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The influence of imagery vividness on cognitive and perceptual cues in circular auditorily-induced vection
Linköping University, Department of Behavioural Sciences and Learning, Psychology. Linköping University, Faculty of Arts and Sciences.
National Centre Rehabil Auditory Research, OR USA; University of Pacific, OR USA; James Madison University, VA 22807 USA.
2014 (English)In: Frontiers in Psychology, ISSN 1664-1078, Vol. 5Article in journal (Refereed) Published
Abstract [en]

In the absence of other congruent multisensory motion cues, sound contribution to illusions of self-motion (vection) is relatively weak and often attributed to purely cognitive, top-down processes. The present study addressed the influence of cognitive and perceptual factors in the experience of circular, yaw auditorily-induced vection (AIV), focusing on participants imagery vividness scores. We used different rotating sound sources (acoustic landmark vs. movable types) and their filtered versions that provided different binaural cues (interaural time or level differences, ITD vs. ILD) when delivering via loudspeaker array. The significant differences in circular vection intensity showed that (1) AIV was stronger for rotating sound fields containing auditory landmarks as compared to movable sound objects; (2) ITD based acoustic cues were more instrumental than ILD based ones for horizontal AIV; and (3) individual differences in imagery vividness significantly influenced the effects of contextual and perceptual cues. While participants with high scores of kinesthetic and visual imagery were helped by vection rich cues, i.e., acoustic landmarks and ITD cues, the participants from the low-vivid imagery group did not benefit from these cues automatically. Only when specifically asked to use their imagination intentionally did these external cues start influencing vection sensation in a similar way to high-vivid imagers. These findings are in line with the recent fMRI work which suggested that high-vivid imagers employ automatic, almost unconscious mechanisms in imagery generation, while low-vivid imagers rely on more schematic and conscious framework. Consequently, our results provide an additional insight into the interaction between perceptual and contextual cues when experiencing purely auditorily or multisensory induced vection.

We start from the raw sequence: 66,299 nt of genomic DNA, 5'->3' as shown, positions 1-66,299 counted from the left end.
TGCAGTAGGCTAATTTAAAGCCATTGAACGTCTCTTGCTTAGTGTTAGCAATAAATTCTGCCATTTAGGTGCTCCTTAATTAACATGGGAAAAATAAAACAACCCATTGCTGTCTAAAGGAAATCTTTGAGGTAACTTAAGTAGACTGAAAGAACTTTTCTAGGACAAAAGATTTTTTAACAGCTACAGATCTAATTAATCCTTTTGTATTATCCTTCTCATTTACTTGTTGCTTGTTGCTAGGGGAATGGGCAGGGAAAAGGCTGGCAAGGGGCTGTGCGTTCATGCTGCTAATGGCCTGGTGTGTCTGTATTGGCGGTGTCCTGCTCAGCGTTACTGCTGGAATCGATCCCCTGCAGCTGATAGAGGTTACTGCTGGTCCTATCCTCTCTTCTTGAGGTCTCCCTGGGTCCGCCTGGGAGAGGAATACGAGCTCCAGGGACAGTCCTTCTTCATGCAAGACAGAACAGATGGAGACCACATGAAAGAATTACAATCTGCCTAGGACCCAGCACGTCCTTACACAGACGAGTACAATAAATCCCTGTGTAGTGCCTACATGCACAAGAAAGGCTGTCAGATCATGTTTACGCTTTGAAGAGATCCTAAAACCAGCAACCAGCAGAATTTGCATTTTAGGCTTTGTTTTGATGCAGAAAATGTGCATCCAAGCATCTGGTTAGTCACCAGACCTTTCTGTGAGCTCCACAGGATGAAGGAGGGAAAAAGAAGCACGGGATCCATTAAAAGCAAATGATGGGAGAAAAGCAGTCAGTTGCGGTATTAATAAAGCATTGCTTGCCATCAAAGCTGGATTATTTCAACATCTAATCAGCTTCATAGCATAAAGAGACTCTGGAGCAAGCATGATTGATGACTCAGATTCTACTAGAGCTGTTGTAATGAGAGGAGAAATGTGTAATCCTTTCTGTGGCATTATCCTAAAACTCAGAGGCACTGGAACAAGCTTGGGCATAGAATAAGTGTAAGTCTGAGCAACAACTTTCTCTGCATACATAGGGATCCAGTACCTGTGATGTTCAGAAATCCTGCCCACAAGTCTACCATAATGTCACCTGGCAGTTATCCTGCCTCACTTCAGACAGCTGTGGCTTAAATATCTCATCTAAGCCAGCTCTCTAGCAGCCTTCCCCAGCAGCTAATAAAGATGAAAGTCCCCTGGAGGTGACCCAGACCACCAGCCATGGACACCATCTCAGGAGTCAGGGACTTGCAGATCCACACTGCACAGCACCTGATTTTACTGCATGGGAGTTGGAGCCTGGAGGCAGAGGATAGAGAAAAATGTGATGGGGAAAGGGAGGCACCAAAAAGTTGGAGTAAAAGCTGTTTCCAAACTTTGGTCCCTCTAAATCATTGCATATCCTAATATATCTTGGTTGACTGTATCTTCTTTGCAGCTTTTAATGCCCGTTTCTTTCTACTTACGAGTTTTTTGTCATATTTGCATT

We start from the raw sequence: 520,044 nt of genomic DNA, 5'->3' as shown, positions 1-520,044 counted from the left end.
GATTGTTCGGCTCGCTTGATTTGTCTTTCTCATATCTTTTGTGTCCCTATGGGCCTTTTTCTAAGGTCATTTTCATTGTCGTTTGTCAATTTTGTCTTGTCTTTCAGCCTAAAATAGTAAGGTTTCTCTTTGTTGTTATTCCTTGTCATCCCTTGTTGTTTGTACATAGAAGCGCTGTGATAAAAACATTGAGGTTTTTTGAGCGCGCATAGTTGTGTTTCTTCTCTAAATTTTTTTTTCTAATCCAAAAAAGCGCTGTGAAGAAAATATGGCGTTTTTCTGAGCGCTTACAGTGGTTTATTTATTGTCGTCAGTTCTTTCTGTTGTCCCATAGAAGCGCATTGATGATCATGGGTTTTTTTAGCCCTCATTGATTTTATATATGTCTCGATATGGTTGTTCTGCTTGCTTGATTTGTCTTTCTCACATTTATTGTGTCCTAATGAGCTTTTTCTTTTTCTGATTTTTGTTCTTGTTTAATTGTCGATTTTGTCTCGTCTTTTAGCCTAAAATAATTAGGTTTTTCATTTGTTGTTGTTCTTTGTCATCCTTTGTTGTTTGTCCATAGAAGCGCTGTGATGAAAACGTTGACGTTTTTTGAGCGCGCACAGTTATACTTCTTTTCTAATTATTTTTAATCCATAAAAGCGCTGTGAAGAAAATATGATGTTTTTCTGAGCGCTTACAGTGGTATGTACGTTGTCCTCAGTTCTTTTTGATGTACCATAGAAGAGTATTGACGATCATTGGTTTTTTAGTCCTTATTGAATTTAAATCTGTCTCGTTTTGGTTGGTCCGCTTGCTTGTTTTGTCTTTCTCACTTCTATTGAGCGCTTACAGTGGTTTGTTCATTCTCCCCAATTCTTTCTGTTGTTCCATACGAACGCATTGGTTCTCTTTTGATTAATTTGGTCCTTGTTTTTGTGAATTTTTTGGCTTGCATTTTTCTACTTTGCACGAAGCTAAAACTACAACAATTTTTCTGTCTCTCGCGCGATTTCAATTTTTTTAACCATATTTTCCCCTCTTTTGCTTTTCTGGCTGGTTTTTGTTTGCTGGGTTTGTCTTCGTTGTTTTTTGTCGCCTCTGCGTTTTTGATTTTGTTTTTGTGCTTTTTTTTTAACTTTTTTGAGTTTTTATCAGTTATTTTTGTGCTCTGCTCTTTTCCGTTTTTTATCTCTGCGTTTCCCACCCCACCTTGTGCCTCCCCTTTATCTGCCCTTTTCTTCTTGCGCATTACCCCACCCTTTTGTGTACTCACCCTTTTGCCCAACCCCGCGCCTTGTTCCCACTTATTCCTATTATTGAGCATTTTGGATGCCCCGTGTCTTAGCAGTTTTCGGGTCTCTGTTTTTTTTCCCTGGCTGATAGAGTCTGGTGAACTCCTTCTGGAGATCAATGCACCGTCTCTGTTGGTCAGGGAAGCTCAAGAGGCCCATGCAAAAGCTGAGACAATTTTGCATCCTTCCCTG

Place, publisher, year, edition, pages
Frontiers , 2014. Vol. 5
Keyword [en]
auditorily-induced vection; kinesthetic imagery; visual imagery; spatial sound; illusory self-motion; binaural hearing; circular vection; imagery vividness
National Category
Basic Medicine
URN: urn:nbn:se:liu:diva-113575DOI: 10.3389/fpsyg.2014.01362ISI: 000346658700001PubMedID: 25520683OAI: diva2:783084
Available from: 2015-01-23 Created: 2015-01-23 Last updated: 2015-01-23

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Väljamäe, Aleksander
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